When most people hear this term, they tend to envision a young child, kidnapped, handcuffed to a radiator, locked in a room somewhere with a gross, sweaty, pedophile showing up to pay the trafficker and have his way with the young child in the room.
When I tell people that I am a survivor of human trafficking, they tend to say, “Oh like the movie Taken?” Because I MUST have been pulled out by one leg from underneath my bed in order to be forced into prostitution.
While those scenarios may absolutely take place, that is not the most COMMON scenario of trafficking here in America. We are not in Thailand or Cambodia, or Nigeria or any other third world country. If we are expecting to see sex trafficking the same way it looks in those countries, we will definitely miss it. As a culture, we need to start portraying clearly, what trafficking looks like in a developed, modern country like America.
So the question is… if we’re not identifying it, does that mean we’re fueling it? Here are three ways you can unknownly be perpetuating sex trafficking right within your own home:
1. Glamorizing Commercial Sex
- To glamorize commercial sex, we first need to identify commercial sex: Pornography, Exotic Dancing, Prostitution. The majority of which objectify human beings, and make them an object for sale or personal use.
- Glamorizing these industries only fuels that stigma that using people is acceptable, which encourages the demand and I don’t really need to explain Supply and Demand, do I?
- How do you glamorize it? Well, since glamorous is defined as “charming, fascinatingly attractive, especially in a mysterious way, full of excitement and adventure.” If you are portraying the sex industry as any of the above, you are setting yourself or someone else up for a game of Russian Roulette.
2. Embracing “Cultural Norms”
- It is not funny or cool or normal to dress up like a Pimp and Ho for Halloween, to use terms like “pimpin'” when describing something. It is not normal to visit a strip club for your 18th birthday or a bachelor party with “prostitutes” and “strippers” for your pre-wedding celebration (thank you Hangover). Somehow in our American Cultural, these items have become standard, expected and normal.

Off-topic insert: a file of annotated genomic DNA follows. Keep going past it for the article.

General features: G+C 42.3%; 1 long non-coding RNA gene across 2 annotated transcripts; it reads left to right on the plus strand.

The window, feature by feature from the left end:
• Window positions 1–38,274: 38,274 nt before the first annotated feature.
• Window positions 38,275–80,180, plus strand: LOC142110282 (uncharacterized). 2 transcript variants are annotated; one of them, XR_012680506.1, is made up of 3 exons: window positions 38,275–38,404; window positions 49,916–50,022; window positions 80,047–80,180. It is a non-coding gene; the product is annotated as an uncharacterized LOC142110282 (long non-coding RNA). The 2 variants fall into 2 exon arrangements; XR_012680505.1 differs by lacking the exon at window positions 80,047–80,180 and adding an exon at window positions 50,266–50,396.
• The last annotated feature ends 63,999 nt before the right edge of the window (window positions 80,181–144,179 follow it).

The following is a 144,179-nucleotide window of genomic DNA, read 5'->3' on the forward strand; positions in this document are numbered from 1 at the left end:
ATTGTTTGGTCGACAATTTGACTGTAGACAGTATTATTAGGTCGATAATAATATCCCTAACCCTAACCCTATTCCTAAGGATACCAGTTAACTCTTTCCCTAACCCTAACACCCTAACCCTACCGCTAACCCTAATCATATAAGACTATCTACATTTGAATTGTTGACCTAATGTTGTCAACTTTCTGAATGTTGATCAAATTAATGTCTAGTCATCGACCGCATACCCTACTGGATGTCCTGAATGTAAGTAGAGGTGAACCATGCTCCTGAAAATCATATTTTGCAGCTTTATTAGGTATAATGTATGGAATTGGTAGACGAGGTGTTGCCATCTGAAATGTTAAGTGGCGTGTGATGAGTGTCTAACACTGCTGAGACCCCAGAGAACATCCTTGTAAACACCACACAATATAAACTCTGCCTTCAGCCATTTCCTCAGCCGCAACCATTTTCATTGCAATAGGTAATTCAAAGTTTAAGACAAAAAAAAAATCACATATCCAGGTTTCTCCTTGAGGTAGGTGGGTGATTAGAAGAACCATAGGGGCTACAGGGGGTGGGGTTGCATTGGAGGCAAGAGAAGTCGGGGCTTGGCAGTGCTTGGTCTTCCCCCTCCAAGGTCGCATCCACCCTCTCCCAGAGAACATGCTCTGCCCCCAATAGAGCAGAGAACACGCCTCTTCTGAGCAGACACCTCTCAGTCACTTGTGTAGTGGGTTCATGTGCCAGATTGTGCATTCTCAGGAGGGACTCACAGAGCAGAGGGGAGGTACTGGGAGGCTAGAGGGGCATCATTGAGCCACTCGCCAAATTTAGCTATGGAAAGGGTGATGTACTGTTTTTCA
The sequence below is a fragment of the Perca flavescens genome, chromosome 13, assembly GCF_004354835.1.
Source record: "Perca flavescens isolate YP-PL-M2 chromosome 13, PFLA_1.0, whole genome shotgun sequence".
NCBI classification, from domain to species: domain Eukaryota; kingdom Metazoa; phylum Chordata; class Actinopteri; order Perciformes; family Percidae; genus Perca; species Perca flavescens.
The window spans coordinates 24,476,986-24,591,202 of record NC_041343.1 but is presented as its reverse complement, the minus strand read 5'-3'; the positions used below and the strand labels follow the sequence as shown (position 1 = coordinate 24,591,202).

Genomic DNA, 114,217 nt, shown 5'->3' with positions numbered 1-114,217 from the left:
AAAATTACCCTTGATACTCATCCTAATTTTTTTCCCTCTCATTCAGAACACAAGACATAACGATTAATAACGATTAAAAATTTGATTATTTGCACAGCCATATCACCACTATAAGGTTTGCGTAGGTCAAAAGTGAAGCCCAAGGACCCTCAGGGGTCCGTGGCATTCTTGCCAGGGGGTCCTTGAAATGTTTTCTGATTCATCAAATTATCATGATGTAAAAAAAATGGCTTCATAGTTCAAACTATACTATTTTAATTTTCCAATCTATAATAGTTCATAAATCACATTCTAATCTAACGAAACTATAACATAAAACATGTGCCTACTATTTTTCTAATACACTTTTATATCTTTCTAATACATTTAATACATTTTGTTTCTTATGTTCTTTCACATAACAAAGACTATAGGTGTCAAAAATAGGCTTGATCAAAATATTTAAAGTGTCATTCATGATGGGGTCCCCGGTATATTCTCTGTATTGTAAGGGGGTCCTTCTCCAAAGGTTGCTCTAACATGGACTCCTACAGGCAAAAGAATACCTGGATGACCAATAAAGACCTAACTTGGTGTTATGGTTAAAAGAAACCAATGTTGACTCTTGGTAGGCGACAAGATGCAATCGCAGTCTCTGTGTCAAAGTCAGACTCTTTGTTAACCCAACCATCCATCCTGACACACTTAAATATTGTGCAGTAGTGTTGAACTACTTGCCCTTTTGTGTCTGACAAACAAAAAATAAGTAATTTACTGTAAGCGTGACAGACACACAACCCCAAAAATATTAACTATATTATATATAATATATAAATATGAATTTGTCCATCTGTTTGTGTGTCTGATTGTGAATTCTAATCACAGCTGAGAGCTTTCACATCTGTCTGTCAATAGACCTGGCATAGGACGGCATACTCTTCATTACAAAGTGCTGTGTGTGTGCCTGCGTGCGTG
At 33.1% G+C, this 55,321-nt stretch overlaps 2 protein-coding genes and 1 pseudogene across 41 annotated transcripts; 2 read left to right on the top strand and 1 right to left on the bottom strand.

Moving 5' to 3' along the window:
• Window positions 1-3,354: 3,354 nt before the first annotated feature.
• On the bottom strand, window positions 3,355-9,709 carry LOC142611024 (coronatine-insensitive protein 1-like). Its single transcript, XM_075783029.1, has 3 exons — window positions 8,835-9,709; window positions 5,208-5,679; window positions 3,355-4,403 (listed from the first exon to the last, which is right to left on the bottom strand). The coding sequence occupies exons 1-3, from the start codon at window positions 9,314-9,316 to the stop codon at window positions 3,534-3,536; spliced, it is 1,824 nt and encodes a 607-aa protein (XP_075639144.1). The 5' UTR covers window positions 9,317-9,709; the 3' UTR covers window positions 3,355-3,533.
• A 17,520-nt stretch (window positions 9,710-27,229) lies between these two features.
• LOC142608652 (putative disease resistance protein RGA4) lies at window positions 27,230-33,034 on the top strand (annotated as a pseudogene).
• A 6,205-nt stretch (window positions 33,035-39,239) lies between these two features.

- Parents, when you turn the other cheek and think “Oh, boys will be boys” or “It’s just what’s in now” you are telling your children that it perfectly acceptable to behave, act and think that way.
3. Using Demeaning Terms
- Anytime I hear the term “prostitute” I cringe; let alone “hooker.” Even more appalling is when used as an adjective to describe a child: Child Prostitute or Teen Hooker.
- This is seen not only when people talk but a lot in the media. If we want to make a change, when we read or hear that term used we can correct that person simply by saying something like, “Do you mean prostituted children? Victims of trafficking or forced prostitution?” You may even feel led to email that journalist, reporter or news station/paper to help see the problem in placing the blame on the person which supports misconceptions.
- Pimpin’ has somehow replaced the word “cool” in our country and this needs to change.
Parents if you have thought “but I have sons” so somehow sex trafficking won’t affect you, think again! Not only can boys be victims of exploitation, but every buyer of sex was at one point a son. If you are accepting and laughing along with your sons about that teen hooker when your son describes his new phone as ‘pimp’—you are setting up your son to become a buyer or worse a seller. Let’s change the culture!
Rebecca Bender is a nationally recognized and awarded expert on domestic sex trafficking. After escaping nearly six years of both labor and sex trafficking, she emerged as a Survivor Leader, providing consulting, training and speaking with some of the largest anti-trafficking groups and government agencies in the country, including FBI, Homeland Security , and former president Jimmy Carter. After writing her first book, Roadmap to Redemption, she founded the Rebecca Bender Initiative.